Type I IFNs as Readouts in Non-Human Primate (NHP) Models

Type I IFNs as Readouts in Non-Human Primate (NHP) Models

Non-human primates (NHPs) are important pre-clinical models used for testing the safety and efficacy of human therapeutics prior to clinical trials. Moreover, due to their close phylogenetic relationship to humans, including a highly similar immune system, pathogens are often able to replicate and produce similar pathologies in humans and NHPs. As a result, NHPs can be utilized to study the host immune response to these pathogens as well as the basic features of viruses. It is for these reasons initial testing of the therapeutic efficacy and safety of new drugs and vaccines are regularly conducted in NHPs. These types of studies necessitate the need for rapid and reliable analysis of downstream readouts.

 

Non-human primates in pre-clinical research

Two main species of non-human primates are used in the pre-clinical research setting: Cynomolgus (Macaca fascicularis) and Rhesus (Macaca mulatta) macaques. During the development of novel therapeutics for human diseases and infections, the majority of early research and development is performed in small animal models, such as rodents. However, inherent differences exist between rodent and human organs, tissues, and cellular components. Thus, to increase translatability of new therapeutics, the use of macaques is becoming a critical pre-clinical step and is useful for evaluating the dose requirements and toxicologic effects of biotherapeutics and pharmaceuticals. Due to their genetic and physiologic similarities with humans, macaques comprise a unique and highly relevant model organism for evaluating the safety, efficacy, pharmacokinetics, and pharmacodynamics of novel therapeutics.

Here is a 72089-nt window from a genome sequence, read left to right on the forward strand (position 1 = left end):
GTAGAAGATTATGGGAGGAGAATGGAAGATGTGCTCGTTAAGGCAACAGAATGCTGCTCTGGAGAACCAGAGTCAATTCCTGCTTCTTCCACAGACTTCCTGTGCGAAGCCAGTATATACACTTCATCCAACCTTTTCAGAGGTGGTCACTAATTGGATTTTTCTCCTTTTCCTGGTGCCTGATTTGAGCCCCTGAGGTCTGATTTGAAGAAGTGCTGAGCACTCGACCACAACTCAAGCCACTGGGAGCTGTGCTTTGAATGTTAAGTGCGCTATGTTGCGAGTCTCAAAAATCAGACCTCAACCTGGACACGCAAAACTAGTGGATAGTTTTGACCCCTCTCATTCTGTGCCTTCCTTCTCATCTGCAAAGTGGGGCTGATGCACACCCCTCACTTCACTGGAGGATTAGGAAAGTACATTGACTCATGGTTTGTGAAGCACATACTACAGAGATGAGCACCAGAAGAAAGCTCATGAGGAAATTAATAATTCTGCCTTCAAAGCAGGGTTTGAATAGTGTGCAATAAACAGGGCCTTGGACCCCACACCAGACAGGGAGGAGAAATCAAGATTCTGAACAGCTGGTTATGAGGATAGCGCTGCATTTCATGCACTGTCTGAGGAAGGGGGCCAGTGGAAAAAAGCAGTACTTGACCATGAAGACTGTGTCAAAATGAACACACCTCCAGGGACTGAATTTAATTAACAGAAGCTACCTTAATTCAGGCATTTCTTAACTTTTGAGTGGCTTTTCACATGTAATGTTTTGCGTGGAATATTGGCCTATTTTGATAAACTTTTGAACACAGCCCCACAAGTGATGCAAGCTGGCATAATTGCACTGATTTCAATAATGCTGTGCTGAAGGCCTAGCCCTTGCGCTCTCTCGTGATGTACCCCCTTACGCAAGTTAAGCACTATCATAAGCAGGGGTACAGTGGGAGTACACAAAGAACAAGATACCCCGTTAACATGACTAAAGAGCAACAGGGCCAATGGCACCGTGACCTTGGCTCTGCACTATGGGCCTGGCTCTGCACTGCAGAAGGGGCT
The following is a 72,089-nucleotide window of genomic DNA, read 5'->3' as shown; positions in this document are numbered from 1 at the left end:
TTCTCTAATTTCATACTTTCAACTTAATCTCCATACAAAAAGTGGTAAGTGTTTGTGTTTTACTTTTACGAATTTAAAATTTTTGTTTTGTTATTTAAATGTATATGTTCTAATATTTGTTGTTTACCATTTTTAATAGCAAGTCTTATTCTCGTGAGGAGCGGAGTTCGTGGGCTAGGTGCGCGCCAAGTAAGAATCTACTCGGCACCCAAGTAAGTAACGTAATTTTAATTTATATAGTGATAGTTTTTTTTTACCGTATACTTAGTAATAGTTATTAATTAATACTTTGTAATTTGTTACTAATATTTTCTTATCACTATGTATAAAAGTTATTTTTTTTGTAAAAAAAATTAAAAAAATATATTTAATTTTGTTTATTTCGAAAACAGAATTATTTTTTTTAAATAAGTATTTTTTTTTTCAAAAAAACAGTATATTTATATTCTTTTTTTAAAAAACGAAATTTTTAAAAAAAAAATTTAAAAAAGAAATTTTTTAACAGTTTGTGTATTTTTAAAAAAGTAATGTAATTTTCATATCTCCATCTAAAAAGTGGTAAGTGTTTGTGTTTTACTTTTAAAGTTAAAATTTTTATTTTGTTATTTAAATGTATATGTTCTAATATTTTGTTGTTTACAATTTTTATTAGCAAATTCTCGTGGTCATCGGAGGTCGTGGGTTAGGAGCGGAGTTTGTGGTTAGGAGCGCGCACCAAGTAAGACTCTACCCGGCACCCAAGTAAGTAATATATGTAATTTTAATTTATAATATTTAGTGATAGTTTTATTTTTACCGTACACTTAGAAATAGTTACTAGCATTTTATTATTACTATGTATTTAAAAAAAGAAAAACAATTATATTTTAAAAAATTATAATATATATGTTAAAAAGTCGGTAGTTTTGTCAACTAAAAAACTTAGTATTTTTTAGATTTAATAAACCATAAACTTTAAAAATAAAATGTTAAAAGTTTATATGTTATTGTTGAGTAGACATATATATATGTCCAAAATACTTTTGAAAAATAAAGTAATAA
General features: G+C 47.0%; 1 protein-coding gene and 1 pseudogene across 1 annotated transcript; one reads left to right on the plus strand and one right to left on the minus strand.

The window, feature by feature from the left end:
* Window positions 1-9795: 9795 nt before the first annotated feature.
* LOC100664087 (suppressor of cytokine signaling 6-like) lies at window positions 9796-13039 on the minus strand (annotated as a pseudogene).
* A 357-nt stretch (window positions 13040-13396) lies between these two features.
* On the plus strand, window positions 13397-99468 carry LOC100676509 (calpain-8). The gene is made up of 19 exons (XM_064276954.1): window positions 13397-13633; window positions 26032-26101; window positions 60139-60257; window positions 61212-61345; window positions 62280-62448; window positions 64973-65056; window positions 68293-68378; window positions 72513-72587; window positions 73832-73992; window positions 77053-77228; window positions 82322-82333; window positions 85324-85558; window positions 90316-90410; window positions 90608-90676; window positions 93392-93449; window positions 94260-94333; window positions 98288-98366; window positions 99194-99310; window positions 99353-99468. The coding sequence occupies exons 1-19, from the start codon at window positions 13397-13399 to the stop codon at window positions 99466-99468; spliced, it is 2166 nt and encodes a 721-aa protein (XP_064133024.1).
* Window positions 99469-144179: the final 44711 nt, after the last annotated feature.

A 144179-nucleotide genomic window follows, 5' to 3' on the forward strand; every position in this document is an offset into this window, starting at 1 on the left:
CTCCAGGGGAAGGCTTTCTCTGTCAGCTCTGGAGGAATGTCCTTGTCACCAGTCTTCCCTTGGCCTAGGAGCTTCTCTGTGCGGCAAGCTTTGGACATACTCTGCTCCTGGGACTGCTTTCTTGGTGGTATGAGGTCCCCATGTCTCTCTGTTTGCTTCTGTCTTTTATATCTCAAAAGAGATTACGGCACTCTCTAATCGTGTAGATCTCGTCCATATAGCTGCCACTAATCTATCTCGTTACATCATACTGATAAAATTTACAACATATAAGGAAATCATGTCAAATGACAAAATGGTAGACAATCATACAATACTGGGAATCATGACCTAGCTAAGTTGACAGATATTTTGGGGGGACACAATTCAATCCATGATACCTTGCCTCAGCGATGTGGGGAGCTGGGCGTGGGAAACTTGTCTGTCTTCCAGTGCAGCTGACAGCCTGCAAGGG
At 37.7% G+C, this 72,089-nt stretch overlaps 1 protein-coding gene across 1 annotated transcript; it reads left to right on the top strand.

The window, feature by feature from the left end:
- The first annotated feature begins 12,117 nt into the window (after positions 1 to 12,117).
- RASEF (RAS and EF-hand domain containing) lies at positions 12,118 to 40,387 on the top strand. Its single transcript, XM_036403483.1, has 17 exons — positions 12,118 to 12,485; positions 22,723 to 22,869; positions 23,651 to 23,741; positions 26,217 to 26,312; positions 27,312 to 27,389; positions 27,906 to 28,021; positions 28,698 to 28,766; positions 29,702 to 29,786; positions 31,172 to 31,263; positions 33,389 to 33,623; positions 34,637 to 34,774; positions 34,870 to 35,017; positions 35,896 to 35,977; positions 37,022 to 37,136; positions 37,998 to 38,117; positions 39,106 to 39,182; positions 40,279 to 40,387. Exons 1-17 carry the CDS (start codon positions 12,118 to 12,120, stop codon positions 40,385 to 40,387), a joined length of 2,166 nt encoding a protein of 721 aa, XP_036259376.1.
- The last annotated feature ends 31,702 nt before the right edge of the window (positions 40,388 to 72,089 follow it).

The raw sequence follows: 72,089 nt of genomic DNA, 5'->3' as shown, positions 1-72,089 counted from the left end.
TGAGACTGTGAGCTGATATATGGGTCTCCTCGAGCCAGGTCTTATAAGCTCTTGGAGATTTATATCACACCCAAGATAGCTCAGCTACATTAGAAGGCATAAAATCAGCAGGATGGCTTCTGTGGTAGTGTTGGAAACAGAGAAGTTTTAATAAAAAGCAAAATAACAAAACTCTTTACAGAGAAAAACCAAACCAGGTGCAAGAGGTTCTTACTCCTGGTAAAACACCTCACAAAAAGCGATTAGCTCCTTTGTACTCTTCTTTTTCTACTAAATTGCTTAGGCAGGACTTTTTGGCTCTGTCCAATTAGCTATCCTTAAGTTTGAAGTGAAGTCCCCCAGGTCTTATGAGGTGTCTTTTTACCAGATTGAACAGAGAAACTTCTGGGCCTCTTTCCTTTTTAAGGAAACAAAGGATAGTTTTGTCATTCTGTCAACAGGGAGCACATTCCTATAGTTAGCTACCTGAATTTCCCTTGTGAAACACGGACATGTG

Table 1: Recent examples of research contributions of NHP to human health

1980s

  • First animal model for research on Parkinson’s disease
  • First Hepatitis B vaccine
  • Rhesus monkey model for AIDS used to establish the effectiveness of AZT

1990s

  • Primate embryonic stem cells studies for understanding on reproduction and genetic disorders
  • Monkey model developed for diabetes research
  • Rhesus & Cynomolgus monkey kidneys developed for use in diagnosing influenza
  • Development of anthrax vaccine
  • Development of treatments for systemic lupus erythematosus (SLE)

2000s

  • Monkey model developed for studying the effects of malaria in pregnant women and their offspring
  • Rhesus monkeys are prime model for HIV treatments and vaccines development
  • Food-borne pathogen, Cyclospora, characterized in primates
  • Contributed to the advance of Human pluripotent stem cell discoveries